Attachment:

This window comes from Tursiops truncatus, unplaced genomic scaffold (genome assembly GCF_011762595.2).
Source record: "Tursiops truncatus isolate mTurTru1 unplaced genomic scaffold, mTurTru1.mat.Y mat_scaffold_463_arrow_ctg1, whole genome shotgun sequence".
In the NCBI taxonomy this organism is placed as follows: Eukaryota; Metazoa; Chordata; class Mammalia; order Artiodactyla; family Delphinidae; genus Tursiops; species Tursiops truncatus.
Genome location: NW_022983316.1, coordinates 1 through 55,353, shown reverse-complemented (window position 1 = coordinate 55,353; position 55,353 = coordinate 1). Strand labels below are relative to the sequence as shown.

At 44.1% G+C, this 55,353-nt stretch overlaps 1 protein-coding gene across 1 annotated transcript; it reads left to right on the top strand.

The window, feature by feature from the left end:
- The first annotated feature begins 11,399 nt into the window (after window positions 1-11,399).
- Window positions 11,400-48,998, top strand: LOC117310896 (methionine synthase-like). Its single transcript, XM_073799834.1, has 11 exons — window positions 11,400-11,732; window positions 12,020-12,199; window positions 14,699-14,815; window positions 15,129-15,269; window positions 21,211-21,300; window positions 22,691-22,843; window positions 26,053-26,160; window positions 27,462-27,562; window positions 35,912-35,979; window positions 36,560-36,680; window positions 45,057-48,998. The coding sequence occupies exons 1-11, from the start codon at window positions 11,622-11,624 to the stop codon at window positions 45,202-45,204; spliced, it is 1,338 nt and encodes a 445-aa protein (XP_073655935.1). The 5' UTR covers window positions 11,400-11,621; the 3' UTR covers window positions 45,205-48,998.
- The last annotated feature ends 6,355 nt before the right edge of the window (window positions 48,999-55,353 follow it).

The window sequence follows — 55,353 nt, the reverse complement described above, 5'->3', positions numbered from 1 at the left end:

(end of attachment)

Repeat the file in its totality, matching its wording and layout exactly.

This window comes from Tursiops truncatus, unplaced genomic scaffold (genome assembly GCF_011762595.2).
Source record: "Tursiops truncatus isolate mTurTru1 unplaced genomic scaffold, mTurTru1.mat.Y mat_scaffold_463_arrow_ctg1, whole genome shotgun sequence".
In the NCBI taxonomy this organism is placed as follows: Eukaryota; Metazoa; Chordata; class Mammalia; order Artiodactyla; family Delphinidae; genus Tursiops; species Tursiops truncatus.
Genome location: NW_022983316.1, coordinates 1 through 55,353, shown reverse-complemented (window position 1 = coordinate 55,353; position 55,353 = coordinate 1). Strand labels below are relative to the sequence as shown.

At 44.1% G+C, this 55,353-nt stretch overlaps 1 protein-coding gene across 1 annotated transcript; it reads left to right on the top strand.

The window, feature by feature from the left end:
- The first annotated feature begins 11,399 nt into the window (after window positions 1-11,399).
- Window positions 11,400-48,998, top strand: LOC117310896 (methionine synthase-like). Its single transcript, XM_073799834.1, has 11 exons — window positions 11,400-11,732; window positions 12,020-12,199; window positions 14,699-14,815; window positions 15,129-15,269; window positions 21,211-21,300; window positions 22,691-22,843; window positions 26,053-26,160; window positions 27,462-27,562; window positions 35,912-35,979; window positions 36,560-36,680; window positions 45,057-48,998. The coding sequence occupies exons 1-11, from the start codon at window positions 11,622-11,624 to the stop codon at window positions 45,202-45,204; spliced, it is 1,338 nt and encodes a 445-aa protein (XP_073655935.1). The 5' UTR covers window positions 11,400-11,621; the 3' UTR covers window positions 45,205-48,998.
- The last annotated feature ends 6,355 nt before the right edge of the window (window positions 48,999-55,353 follow it).

The window sequence follows — 55,353 nt, the reverse complement described above, 5'->3', positions numbered from 1 at the left end: